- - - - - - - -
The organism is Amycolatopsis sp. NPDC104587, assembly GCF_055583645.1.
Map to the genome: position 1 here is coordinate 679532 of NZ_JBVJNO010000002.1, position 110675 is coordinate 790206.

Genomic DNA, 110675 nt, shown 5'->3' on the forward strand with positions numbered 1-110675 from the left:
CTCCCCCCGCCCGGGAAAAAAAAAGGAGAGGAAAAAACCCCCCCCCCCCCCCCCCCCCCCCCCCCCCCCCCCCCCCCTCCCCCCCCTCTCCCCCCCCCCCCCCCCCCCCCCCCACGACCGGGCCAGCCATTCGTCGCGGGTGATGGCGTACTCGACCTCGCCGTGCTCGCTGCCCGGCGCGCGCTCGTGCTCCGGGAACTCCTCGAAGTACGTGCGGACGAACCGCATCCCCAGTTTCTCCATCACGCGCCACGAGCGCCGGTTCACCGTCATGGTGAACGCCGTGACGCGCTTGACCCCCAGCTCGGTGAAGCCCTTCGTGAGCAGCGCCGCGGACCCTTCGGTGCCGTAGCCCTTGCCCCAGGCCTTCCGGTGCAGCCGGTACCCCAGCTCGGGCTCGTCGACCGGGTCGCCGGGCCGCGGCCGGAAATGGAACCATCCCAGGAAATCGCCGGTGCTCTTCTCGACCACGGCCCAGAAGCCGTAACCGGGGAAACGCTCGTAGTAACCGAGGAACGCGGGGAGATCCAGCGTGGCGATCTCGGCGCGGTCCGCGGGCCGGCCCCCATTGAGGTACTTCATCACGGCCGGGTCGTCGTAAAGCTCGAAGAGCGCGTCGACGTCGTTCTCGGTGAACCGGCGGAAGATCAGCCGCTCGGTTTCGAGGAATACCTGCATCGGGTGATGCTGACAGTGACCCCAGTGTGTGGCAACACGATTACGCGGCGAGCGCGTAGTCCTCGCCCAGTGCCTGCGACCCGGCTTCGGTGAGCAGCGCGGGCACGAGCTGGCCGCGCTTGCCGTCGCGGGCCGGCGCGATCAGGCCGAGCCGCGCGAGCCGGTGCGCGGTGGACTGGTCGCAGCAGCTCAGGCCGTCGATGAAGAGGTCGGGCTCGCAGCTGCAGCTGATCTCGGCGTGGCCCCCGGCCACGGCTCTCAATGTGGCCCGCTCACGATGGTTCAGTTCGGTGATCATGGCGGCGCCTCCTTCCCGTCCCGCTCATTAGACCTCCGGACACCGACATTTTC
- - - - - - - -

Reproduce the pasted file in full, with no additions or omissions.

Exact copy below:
The organism is Amycolatopsis sp. NPDC104587, assembly GCF_055583645.1.
Map to the genome: position 1 here is coordinate 679532 of NZ_JBVJNO010000002.1, position 110675 is coordinate 790206.

Genomic DNA, 110675 nt, shown 5'->3' on the forward strand with positions numbered 1-110675 from the left:
CTCCCCCCGCCCGGGAAAAAAAAAGGAGAGGAAAAAACCCCCCCCCCCCCCCCCCCCCCCCCCCCCCCCCCCCCCCCTCCCCCCCCTCTCCCCCCCCCCCCCCCCCCCCCCCCACGACCGGGCCAGCCATTCGTCGCGGGTGATGGCGTACTCGACCTCGCCGTGCTCGCTGCCCGGCGCGCGCTCGTGCTCCGGGAACTCCTCGAAGTACGTGCGGACGAACCGCATCCCCAGTTTCTCCATCACGCGCCACGAGCGCCGGTTCACCGTCATGGTGAACGCCGTGACGCGCTTGACCCCCAGCTCGGTGAAGCCCTTCGTGAGCAGCGCCGCGGACCCTTCGGTGCCGTAGCCCTTGCCCCAGGCCTTCCGGTGCAGCCGGTACCCCAGCTCGGGCTCGTCGACCGGGTCGCCGGGCCGCGGCCGGAAATGGAACCATCCCAGGAAATCGCCGGTGCTCTTCTCGACCACGGCCCAGAAGCCGTAACCGGGGAAACGCTCGTAGTAACCGAGGAACGCGGGGAGATCCAGCGTGGCGATCTCGGCGCGGTCCGCGGGCCGGCCCCCATTGAGGTACTTCATCACGGCCGGGTCGTCGTAAAGCTCGAAGAGCGCGTCGACGTCGTTCTCGGTGAACCGGCGGAAGATCAGCCGCTCGGTTTCGAGGAATACCTGCATCGGGTGATGCTGACAGTGACCCCAGTGTGTGGCAACACGATTACGCGGCGAGCGCGTAGTCCTCGCCCAGTGCCTGCGACCCGGCTTCGGTGAGCAGCGCGGGCACGAGCTGGCCGCGCTTGCCGTCGCGGGCCGGCGCGATCAGGCCGAGCCGCGCGAGCCGGTGCGCGGTGGACTGGTCGCAGCAGCTCAGGCCGTCGATGAAGAGGTCGGGCTCGCAGCTGCAGCTGATCTCGGCGTGGCCCCCGGCCACGGCTCTCAATGTGGCCCGCTCACGATGGTTCAGTTCGGTGATCATGGCGGCGCCTCCTTCCCGTCCCGCTCATTAGACCTCCGGACACCGACATTTTC